In another letter, Vivian recognized how her focus on seeing life through experiences in her kindergarten classroom could seem a bit much for people. She wrote,
April 21, 2018
Sometimes my own boys said to me when I drew upon connections between my kindergarten events and our household goings-on, “Mom everything cannot be compared to your kindergarten!”
I wanted to say that, yes, everything does ﬁnd a similar story in the kindergarten, but I didn’t. Sometimes they did not want to be reminded of those easy simple playful days when it was OK to pretend and it was OK not to know everything but to make up things that made sense if you were a superhero or a princess.
When do our little children have their pretend times taken seriously? When do we say in a sense, “Go on! Go and pretend something. That’s what you can do now. Later on, when you are older, we’ll see if your pretend is in a book.”
“Can we pretend we are bad?”
“Yes, even that. But you can’t hurt someone or make people feel bad.”
Storytelling and story acting are such a safe, easy way to pretend being bad, without unwanted consequences. Why is it hard for teachers to be comfortable with “pretend bad?”
Vivian, like Mr. Rogers, was happy knowing each of us just the way we are. It is simple to say but, as she discovered over a lifetime, very hard to live daily life without seeing people through a cloud of judgment. To be in Vivian’s presence was an incredible experience, a gift to be seen and listened to for exactly who you are in all the dignity and interesting ideas she knew might be disclosed any moment. Every child who was in her kindergarten, every parent of a child in her classroom, every student teacher, and every reader of her books experiences this gift. Vivian could listen with every sensibility she had. She wanted to know, “What story do you have to tell?” She loved listening to children’s pretend play and stories because each contained a most unexpected and interesting point of view that she would connect with, saying, “That reminds me of . . .”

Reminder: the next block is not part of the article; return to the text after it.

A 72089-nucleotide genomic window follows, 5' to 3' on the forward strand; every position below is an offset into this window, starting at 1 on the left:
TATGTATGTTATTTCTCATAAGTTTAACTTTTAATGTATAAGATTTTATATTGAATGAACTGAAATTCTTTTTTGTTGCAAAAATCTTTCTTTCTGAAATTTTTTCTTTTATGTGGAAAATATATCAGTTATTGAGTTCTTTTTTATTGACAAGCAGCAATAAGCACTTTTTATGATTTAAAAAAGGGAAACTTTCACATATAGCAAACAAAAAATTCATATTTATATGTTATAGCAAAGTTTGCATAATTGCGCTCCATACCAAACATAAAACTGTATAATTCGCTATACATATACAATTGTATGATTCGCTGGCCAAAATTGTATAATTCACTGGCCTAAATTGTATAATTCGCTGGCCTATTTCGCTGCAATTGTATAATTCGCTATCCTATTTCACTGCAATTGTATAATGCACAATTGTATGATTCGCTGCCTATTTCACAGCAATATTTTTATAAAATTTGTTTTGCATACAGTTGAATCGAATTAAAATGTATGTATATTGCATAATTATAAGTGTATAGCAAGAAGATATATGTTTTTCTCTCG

Vivian even saw possibilities for learning about early childhood classrooms on the Cubs baseball ﬁeld. Vivian and her family are loyal Cubs fans. Vivian wrote me a letter about a game played on Tuesday night, October 10, 2017, a night when she knew I was teaching. The letter is about outﬁelder, Kyle Schwarber. After watching the game on TV, she wrote:
My story is about Kyle Schwarber who nearly lost Game 3 of the Cubs versus the Nationals play-off game all by himself.
The score was 1 to 1 in the middle of the 8th inning when a ﬂy ball was hit almost directly to Schwarber. He made two errors trying to catch the ball. The game was effectively lost. Schwarber looked shocked! As he walked into the dugout, Joe Madden [the team manager], reached out and hugged him. Then each Cub player did the same. They only wanted to console and comfort their teammate. By the time Schwarber reached his seat, he was smiling again, his conﬁdence returned.
This amazing event, this picture of spontaneous group empathy for the one who was hurting—even though he had lost their game for them—was seen by thousands of people. You could almost hear the intake of breath in the stadium.